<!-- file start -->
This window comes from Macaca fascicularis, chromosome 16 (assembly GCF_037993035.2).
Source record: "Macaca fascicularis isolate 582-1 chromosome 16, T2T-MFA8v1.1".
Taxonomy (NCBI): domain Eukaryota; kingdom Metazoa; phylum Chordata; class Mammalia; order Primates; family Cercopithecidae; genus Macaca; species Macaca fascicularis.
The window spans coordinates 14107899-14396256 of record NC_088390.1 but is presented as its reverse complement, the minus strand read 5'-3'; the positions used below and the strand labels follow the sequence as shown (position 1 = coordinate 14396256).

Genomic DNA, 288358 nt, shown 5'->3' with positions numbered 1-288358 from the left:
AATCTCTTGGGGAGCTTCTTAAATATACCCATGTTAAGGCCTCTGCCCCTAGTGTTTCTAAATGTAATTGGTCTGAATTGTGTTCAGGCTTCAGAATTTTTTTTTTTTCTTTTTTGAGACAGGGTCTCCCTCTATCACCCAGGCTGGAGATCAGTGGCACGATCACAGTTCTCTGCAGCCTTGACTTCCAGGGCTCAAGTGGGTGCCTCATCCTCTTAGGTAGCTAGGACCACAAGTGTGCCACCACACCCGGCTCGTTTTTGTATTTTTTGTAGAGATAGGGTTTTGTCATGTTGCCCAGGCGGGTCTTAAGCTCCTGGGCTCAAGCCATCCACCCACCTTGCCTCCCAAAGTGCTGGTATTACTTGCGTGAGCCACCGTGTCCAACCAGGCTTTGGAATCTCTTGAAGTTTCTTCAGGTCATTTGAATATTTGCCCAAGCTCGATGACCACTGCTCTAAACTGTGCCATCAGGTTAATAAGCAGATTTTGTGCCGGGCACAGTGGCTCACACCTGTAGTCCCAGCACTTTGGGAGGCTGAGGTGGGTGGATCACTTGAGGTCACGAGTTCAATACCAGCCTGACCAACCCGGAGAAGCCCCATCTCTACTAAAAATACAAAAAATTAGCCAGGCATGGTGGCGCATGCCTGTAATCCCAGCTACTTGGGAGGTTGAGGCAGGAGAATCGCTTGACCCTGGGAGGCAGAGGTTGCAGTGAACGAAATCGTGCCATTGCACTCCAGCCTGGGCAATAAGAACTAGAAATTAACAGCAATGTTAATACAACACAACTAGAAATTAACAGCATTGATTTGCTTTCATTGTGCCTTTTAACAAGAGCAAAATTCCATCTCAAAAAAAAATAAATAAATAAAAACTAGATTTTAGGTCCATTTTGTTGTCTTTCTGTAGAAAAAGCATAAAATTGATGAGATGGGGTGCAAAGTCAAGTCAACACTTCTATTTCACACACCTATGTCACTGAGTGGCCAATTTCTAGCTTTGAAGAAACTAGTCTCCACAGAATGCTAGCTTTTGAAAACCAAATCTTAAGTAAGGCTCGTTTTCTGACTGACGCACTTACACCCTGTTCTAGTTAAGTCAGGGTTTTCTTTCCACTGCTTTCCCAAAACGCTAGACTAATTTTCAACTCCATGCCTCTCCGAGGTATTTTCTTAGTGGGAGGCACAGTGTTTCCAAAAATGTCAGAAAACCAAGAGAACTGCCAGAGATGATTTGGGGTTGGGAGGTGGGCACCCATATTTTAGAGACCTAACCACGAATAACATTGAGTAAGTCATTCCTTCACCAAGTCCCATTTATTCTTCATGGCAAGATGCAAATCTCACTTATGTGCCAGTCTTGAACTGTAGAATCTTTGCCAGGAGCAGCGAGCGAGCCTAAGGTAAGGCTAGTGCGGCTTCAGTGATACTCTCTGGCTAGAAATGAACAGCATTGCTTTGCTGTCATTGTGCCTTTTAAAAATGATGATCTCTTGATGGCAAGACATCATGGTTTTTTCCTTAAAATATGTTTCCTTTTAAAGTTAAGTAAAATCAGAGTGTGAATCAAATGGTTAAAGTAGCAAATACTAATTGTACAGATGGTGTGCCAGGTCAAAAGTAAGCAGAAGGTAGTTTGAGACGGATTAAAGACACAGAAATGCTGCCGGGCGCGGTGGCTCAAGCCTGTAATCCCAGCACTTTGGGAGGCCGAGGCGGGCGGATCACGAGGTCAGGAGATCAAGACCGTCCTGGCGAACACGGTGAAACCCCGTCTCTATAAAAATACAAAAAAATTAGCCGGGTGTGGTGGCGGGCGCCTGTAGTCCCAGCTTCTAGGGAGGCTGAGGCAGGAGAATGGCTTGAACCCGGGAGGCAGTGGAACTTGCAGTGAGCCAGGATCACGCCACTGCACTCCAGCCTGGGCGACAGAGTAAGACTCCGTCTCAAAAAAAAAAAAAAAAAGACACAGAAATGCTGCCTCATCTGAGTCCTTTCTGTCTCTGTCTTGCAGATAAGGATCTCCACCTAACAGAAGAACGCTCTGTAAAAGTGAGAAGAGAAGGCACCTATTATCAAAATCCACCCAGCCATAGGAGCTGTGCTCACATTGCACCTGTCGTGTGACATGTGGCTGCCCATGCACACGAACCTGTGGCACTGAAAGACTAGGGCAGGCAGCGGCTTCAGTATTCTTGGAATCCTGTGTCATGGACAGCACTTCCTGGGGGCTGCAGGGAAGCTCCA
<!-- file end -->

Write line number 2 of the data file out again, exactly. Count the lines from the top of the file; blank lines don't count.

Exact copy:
Source record: "Macaca fascicularis isolate 582-1 chromosome 16, T2T-MFA8v1.1".